UPDATE ; DAY
The personal information of hundreds of Bell Canada customers and employees was stolen in a cyberattack in late August.
It was a subsidiary of the company, Bell Technical Solutions, which fell victim to hackers, according to a cybersecurity alert posted by Bell Canada. This division performs installations for residential and small business customers.
Our Bureau of Investigation has found that cybercriminals have published this Thursday afternoon on the dark web (dark web< /em>) a host of documents that contain particularly sensitive information.
Among these documents is a database of nearly 900 employees with extensive personal information, including name, date of birth, home address and telephone number.
Copies canceled checks used for payroll, copies of medical notes and even internal notices of suspension and dismissal are also accessible.
Information concerning clients has also been stolen.
< p>“The unauthorized person gained access to information which may include the name, address and telephone number of residential and small business customers in Quebec and Ontario, who made an appointment for a technician visit” , details Bell in its security alert, without giving an estimate of the number of victims.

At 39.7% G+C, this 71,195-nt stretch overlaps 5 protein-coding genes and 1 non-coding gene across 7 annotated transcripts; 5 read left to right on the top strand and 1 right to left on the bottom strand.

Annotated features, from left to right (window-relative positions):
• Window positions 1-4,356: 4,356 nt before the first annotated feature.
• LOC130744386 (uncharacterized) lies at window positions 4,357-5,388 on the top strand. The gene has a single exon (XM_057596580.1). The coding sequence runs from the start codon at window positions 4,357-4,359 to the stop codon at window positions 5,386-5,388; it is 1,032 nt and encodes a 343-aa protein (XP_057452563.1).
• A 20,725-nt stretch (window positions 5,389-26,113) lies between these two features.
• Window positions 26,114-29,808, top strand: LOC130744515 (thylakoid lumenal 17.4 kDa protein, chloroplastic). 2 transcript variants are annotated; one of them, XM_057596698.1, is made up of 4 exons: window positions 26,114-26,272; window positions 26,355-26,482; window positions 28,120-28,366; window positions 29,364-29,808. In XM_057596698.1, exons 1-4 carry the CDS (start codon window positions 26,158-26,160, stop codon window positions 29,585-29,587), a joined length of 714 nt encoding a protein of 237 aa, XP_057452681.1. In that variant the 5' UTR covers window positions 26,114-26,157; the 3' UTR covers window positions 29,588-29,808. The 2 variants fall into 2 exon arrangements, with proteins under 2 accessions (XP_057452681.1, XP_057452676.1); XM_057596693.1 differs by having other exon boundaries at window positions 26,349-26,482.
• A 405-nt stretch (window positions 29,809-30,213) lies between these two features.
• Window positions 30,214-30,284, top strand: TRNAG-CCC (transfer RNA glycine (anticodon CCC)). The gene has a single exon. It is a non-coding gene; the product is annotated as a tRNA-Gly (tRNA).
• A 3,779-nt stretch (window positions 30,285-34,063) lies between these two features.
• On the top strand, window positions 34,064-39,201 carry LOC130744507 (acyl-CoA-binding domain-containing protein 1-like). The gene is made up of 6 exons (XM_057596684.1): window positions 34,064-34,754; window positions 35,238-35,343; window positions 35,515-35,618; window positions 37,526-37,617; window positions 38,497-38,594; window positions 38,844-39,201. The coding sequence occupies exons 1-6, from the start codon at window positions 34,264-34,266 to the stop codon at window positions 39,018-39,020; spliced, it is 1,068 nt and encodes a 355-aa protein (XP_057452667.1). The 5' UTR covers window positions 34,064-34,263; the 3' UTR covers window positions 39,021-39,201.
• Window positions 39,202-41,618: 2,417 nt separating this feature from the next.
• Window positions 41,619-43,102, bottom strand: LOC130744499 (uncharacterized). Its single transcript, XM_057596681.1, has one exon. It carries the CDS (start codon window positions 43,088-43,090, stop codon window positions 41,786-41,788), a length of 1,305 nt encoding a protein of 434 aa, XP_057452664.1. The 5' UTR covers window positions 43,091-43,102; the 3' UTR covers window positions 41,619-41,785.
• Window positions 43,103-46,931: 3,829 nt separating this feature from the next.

“We want to assure you that no database containing customer information, such as credit card numbers and debit, banking information and other financial data, was not consulted during the incident, ”continues the telecommunications giant.
The company claims to conduct its investigation “with the help of third-party cybersecurity experts, in addition to implementing solutions to further strengthen the security of [its] systems”.
This cyberattack took place. part of a long series of events of the kind that have targeted Quebec companies for several years. As recently as this Thursday, the city of Laval claimed that a cyberattack had caused a major disruption of its computer services.
In July, our Bureau of Investigation revealed that the Collège Montmorency, in Laval, had also been the victim of hackers and that personal information was for sale on the underground web.
With the collaboration of Philippe Langlois< /p>
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